As for the study population, the research sample included 210 trainee teachers, who were divided into four groups at the University of Murcia. The age range of the future educators was 19 to 44 years, but almost 87% of the sample population was between 19 and 22 years old. The majority of participants were female (157 women; 75%), while only 25% of trainee teachers were male (53 men). Group 1 is the only one, which had a smaller proportion of males compared to the other groups. In addition, Group 1 differed from the others due to the fact that it was bilingual (at least 15 subjects were in English). Therefore, students in the bilingual group had “to meet the following requirements: have the nationality of countries whose official or co-official language is English, either, have a certificate of accreditation of a level B1 or higher in English and have completed a Bilingual Baccalaureate” (Gomez-Carrasco et al., 2020, p. 4). The other groups were more homogeneous both in terms of gender and in the academic background of the students. Having a group that was different from other ones helped researchers to check the uniformity in the implementation of gamification and flipped classroom in training.

Data Collection Procedures and Instrumentation

Researchers collected data via a questionnaire, which assessed students’ perceptions, and then evaluated it using an observation scale. They incorporated a quantitative approach that included two tools:

  1. “A questionnaire with Likert scale (1–5) to ascertain the perceptions of the participants about their learning” (Gomez-Carrasco et al., 2020, p. 4);
  2. “An observation record of the training units designed by the teachers in training to ascertain the learning outcomes” (Gomez-Carrasco et al., 2020, p. 4).

The ad hoc questionnaire consisted of three thematic blocks. The first block examined the perceptions of students on how the training program had influenced their motivation. The second block assessed how satisfied the trainee teachers felt. The third block addressed the perception of the skills acquired during training. The observation scale helped researchers to evaluate the teaching units developed by the participants. It included a 1–5 rating scale, which was created around four variables assessed by the teaching team: “suitability of the structure of the teaching unit; relevance of the training activities; methodological suitability; correction of the evaluation procedures and instruments” (Gomez-Carrasco et al., 2020, p. 6). The contents of the questionnaire and the observation scale went through validation by an expert panel. The task of the panel was to determine how relevant and clear the variables and proposed outcomes were for each assessment.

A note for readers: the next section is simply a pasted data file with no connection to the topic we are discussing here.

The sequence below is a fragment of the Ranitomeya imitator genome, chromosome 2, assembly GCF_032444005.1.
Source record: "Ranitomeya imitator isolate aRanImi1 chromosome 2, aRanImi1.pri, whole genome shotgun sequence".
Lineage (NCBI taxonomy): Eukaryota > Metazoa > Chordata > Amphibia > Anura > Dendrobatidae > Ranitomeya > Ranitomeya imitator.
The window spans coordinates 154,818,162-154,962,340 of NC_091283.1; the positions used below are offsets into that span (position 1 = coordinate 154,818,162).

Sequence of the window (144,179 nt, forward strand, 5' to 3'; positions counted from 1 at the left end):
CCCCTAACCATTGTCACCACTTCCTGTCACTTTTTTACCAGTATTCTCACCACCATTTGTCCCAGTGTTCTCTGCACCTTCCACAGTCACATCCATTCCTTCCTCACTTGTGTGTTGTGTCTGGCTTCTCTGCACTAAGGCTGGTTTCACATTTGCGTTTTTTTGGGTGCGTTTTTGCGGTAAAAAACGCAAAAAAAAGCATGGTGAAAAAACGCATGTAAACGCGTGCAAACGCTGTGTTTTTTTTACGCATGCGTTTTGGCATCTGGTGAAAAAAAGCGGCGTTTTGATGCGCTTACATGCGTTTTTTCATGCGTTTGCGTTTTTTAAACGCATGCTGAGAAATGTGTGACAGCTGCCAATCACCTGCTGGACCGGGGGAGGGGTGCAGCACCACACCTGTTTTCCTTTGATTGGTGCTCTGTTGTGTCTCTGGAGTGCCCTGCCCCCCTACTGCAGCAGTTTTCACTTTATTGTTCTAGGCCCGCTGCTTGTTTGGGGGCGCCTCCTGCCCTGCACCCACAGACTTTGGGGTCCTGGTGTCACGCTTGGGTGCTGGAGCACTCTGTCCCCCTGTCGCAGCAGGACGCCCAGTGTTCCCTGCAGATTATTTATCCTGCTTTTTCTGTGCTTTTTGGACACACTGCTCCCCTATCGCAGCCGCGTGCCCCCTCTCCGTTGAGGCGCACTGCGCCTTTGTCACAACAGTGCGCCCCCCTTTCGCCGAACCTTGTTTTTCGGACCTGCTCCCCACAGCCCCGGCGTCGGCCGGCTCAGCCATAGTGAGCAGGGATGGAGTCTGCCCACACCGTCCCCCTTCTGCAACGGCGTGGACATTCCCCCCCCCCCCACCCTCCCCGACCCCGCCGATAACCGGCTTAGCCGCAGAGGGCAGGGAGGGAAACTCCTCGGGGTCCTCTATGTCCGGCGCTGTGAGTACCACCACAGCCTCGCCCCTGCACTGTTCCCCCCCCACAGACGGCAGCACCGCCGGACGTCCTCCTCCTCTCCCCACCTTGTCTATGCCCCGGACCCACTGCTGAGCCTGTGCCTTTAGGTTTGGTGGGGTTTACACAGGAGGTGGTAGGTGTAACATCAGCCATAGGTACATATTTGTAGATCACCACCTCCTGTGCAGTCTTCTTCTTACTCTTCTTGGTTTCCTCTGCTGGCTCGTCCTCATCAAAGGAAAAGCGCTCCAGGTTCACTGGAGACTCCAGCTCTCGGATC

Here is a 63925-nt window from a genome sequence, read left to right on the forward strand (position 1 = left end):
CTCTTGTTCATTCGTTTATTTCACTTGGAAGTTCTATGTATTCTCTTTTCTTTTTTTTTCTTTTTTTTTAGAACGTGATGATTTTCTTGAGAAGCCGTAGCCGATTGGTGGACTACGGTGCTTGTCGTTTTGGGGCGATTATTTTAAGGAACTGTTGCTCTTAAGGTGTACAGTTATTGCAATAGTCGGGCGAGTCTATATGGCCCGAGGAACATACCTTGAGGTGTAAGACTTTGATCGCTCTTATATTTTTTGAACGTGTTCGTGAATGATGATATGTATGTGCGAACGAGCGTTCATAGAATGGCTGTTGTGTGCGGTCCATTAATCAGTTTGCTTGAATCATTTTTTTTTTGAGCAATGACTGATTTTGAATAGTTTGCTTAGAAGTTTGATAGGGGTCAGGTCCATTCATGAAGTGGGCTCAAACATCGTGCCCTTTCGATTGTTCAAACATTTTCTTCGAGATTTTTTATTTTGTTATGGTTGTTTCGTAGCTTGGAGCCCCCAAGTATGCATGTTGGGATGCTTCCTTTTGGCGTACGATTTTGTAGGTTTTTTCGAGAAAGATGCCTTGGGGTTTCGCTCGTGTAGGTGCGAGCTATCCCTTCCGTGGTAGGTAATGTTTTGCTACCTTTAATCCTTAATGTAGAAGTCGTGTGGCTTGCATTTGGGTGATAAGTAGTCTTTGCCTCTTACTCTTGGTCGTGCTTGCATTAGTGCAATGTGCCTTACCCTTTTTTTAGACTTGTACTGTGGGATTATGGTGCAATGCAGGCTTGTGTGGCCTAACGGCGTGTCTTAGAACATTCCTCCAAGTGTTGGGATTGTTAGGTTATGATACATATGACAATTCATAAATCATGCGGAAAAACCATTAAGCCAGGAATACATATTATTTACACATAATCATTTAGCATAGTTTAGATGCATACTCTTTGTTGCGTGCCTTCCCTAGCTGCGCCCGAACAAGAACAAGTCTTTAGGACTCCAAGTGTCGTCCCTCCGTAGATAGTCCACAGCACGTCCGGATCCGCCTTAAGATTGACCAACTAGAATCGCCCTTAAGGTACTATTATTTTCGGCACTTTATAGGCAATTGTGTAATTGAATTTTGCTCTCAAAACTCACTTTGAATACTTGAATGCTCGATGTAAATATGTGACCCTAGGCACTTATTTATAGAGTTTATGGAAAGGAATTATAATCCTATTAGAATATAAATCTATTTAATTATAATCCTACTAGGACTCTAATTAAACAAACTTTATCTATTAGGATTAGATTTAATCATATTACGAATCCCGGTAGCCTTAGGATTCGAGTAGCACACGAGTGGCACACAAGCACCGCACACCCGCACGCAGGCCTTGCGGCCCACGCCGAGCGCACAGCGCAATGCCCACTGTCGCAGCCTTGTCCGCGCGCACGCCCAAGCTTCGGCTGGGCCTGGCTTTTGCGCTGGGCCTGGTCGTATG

Statistical Methods

The analyses were carried out, including minimum, maximum, mean, and deviation for each of the variables. Descriptive statistics included “mean tests (t of Student and ANOVA of one factor); non-parametric tests (U-Mann Whitney test); and Pearson correlations between subscales” (Gomez-Carrasco et al., 2020, p. 7). The researchers utilized Student t and single factor ANOVA for sex and group variables. Nonparametric tests (Mann-Whitney U) were applied for the sex variable, while Pearson correlations were used between subscales. Gomez-Carrasco et al. (2020) collected the data, then coded and analyzed it separately using SPSS v.22.0 for MAC.